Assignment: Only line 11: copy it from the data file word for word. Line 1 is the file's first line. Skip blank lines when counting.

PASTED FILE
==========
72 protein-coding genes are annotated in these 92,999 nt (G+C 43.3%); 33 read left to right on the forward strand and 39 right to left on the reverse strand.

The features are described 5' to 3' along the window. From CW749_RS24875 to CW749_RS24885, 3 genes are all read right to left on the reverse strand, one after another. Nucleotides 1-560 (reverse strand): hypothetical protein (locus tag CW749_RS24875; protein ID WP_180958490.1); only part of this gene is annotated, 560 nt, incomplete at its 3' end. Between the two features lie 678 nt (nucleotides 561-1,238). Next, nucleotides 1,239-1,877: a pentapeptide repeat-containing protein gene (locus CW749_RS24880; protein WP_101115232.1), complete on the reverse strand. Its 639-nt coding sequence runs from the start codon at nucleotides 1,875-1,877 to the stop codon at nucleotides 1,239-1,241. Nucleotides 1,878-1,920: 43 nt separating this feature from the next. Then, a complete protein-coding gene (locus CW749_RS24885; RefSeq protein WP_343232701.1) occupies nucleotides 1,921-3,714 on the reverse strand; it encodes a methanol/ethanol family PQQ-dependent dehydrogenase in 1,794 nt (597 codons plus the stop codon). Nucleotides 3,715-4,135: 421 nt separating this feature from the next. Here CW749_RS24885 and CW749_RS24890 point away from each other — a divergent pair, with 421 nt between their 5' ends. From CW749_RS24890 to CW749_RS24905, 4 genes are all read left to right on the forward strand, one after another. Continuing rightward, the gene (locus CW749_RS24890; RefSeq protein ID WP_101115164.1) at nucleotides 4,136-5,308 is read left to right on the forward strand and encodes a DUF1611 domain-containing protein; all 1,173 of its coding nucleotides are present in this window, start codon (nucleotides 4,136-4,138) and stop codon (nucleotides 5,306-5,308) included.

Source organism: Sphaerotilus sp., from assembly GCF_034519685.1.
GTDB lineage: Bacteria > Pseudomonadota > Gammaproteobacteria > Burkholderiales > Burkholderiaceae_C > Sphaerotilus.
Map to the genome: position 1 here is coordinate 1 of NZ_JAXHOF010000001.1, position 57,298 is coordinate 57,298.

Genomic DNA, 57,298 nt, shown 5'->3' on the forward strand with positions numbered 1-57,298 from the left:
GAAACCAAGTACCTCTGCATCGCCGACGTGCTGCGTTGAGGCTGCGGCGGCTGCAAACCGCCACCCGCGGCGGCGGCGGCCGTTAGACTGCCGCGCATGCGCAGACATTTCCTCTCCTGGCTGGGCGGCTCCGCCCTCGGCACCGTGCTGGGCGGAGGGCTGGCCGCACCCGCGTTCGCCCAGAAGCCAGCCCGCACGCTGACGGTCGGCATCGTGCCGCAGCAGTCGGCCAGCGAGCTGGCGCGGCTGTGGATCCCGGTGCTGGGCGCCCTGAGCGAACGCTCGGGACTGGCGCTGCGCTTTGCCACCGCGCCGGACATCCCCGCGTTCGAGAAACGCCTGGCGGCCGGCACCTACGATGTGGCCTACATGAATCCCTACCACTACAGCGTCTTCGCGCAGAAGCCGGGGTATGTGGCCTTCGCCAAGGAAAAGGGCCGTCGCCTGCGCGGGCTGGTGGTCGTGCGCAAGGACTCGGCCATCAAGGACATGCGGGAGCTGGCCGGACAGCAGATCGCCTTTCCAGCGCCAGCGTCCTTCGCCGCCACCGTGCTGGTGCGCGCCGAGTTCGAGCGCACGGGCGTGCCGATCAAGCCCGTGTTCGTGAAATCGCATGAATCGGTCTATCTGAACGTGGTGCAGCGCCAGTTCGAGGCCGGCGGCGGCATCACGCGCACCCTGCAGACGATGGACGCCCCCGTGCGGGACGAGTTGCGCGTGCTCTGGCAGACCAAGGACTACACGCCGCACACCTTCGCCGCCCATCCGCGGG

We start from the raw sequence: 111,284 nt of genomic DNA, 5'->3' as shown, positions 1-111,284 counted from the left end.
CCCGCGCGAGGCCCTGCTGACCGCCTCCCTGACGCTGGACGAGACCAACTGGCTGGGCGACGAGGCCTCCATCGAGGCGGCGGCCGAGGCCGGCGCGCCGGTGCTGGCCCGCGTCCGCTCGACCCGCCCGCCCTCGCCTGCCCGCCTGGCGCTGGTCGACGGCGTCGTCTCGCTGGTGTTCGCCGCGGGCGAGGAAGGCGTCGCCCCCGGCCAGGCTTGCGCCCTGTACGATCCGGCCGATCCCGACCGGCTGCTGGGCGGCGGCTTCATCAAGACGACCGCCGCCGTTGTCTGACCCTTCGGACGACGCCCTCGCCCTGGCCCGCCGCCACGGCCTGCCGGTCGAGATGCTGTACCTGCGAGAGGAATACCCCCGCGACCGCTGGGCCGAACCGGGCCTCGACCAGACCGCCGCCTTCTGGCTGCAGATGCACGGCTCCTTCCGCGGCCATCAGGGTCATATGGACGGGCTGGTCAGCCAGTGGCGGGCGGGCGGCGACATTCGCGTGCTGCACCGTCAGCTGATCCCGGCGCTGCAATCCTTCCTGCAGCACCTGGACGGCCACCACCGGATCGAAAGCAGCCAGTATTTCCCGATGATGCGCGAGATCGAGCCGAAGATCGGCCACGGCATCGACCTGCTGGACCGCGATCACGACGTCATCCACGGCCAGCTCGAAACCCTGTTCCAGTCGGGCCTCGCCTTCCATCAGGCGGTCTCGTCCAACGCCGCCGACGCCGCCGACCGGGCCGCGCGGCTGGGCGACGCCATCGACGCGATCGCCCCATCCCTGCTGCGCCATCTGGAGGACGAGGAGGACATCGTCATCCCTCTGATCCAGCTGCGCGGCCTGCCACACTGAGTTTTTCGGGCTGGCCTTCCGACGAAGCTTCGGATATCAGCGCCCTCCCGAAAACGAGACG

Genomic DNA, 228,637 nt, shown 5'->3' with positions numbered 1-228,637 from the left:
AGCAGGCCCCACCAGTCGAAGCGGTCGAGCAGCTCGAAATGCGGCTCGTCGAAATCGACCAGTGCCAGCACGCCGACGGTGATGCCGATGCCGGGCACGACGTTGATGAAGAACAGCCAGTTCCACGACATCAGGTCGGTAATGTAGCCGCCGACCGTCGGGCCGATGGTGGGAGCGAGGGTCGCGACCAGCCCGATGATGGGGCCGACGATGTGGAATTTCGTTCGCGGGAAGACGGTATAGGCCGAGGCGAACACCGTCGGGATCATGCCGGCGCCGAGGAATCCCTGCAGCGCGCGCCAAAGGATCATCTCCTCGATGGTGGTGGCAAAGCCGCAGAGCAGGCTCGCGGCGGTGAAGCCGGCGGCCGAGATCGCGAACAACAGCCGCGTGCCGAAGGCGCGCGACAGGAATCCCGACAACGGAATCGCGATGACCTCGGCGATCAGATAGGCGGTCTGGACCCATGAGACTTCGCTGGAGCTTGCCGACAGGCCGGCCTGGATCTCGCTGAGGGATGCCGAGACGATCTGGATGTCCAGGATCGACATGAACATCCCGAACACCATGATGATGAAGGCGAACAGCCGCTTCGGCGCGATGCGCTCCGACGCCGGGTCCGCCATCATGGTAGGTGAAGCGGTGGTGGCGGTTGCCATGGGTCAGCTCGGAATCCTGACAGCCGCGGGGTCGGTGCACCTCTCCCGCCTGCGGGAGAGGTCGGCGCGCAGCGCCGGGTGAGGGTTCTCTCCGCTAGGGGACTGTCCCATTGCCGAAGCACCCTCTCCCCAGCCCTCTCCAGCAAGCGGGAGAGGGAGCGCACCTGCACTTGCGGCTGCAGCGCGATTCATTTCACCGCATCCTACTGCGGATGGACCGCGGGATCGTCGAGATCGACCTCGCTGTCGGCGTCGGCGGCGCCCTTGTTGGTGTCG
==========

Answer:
AGCAGGCCCCACCAGTCGAAGCGGTCGAGCAGCTCGAAATGCGGCTCGTCGAAATCGACCAGTGCCAGCACGCCGACGGTGATGCCGATGCCGGGCACGACGTTGATGAAGAACAGCCAGTTCCACGACATCAGGTCGGTAATGTAGCCGCCGACCGTCGGGCCGATGGTGGGAGCGAGGGTCGCGACCAGCCCGATGATGGGGCCGACGATGTGGAATTTCGTTCGCGGGAAGACGGTATAGGCCGAGGCGAACACCGTCGGGATCATGCCGGCGCCGAGGAATCCCTGCAGCGCGCGCCAAAGGATCATCTCCTCGATGGTGGTGGCAAAGCCGCAGAGCAGGCTCGCGGCGGTGAAGCCGGCGGCCGAGATCGCGAACAACAGCCGCGTGCCGAAGGCGCGCGACAGGAATCCCGACAACGGAATCGCGATGACCTCGGCGATCAGATAGGCGGTCTGGACCCATGAGACTTCGCTGGAGCTTGCCGACAGGCCGGCCTGGATCTCGCTGAGGGATGCCGAGACGATCTGGATGTCCAGGATCGACATGAACATCCCGAACACCATGATGATGAAGGCGAACAGCCGCTTCGGCGCGATGCGCTCCGACGCCGGGTCCGCCATCATGGTAGGTGAAGCGGTGGTGGCGGTTGCCATGGGTCAGCTCGGAATCCTGACAGCCGCGGGGTCGGTGCACCTCTCCCGCCTGCGGGAGAGGTCGGCGCGCAGCGCCGGGTGAGGGTTCTCTCCGCTAGGGGACTGTCCCATTGCCGAAGCACCCTCTCCCCAGCCCTCTCCAGCAAGCGGGAGAGGGAGCGCACCTGCACTTGCGGCTGCAGCGCGATTCATTTCACCGCATCCTACTGCGGATGGACCGCGGGATCGTCGAGATCGACCTCGCTGTCGGCGTCGGCGGCGCCCTTGTTGGTGTCG